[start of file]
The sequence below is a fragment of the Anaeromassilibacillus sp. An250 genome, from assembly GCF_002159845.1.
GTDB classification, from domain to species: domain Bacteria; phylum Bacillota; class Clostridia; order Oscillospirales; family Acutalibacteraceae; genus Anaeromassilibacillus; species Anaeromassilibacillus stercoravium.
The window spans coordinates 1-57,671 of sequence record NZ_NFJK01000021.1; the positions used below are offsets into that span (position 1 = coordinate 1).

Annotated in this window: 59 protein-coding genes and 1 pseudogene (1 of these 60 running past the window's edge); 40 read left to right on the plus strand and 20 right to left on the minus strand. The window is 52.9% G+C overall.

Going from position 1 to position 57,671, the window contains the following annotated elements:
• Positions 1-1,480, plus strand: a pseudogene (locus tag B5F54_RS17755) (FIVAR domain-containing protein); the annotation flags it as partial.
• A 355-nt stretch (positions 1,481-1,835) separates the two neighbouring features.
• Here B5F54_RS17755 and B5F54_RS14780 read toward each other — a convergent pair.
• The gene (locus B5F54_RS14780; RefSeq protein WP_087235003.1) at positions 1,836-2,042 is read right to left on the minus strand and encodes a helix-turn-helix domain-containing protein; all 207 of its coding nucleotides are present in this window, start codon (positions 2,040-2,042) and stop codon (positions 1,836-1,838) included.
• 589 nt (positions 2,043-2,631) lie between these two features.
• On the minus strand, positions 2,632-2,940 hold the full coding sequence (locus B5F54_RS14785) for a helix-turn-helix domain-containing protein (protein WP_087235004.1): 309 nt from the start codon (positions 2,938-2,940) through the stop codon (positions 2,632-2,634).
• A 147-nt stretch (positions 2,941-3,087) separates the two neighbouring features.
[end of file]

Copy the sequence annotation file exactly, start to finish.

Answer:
The sequence below is a fragment of the Anaeromassilibacillus sp. An250 genome, from assembly GCF_002159845.1.
GTDB classification, from domain to species: domain Bacteria; phylum Bacillota; class Clostridia; order Oscillospirales; family Acutalibacteraceae; genus Anaeromassilibacillus; species Anaeromassilibacillus stercoravium.
The window spans coordinates 1-57,671 of sequence record NZ_NFJK01000021.1; the positions used below are offsets into that span (position 1 = coordinate 1).

Annotated in this window: 59 protein-coding genes and 1 pseudogene (1 of these 60 running past the window's edge); 40 read left to right on the plus strand and 20 right to left on the minus strand. The window is 52.9% G+C overall.

Going from position 1 to position 57,671, the window contains the following annotated elements:
• Positions 1-1,480, plus strand: a pseudogene (locus tag B5F54_RS17755) (FIVAR domain-containing protein); the annotation flags it as partial.
• A 355-nt stretch (positions 1,481-1,835) separates the two neighbouring features.
• Here B5F54_RS17755 and B5F54_RS14780 read toward each other — a convergent pair.
• The gene (locus B5F54_RS14780; RefSeq protein WP_087235003.1) at positions 1,836-2,042 is read right to left on the minus strand and encodes a helix-turn-helix domain-containing protein; all 207 of its coding nucleotides are present in this window, start codon (positions 2,040-2,042) and stop codon (positions 1,836-1,838) included.
• 589 nt (positions 2,043-2,631) lie between these two features.
• On the minus strand, positions 2,632-2,940 hold the full coding sequence (locus B5F54_RS14785) for a helix-turn-helix domain-containing protein (protein WP_087235004.1): 309 nt from the start codon (positions 2,938-2,940) through the stop codon (positions 2,632-2,634).
• A 147-nt stretch (positions 2,941-3,087) separates the two neighbouring features.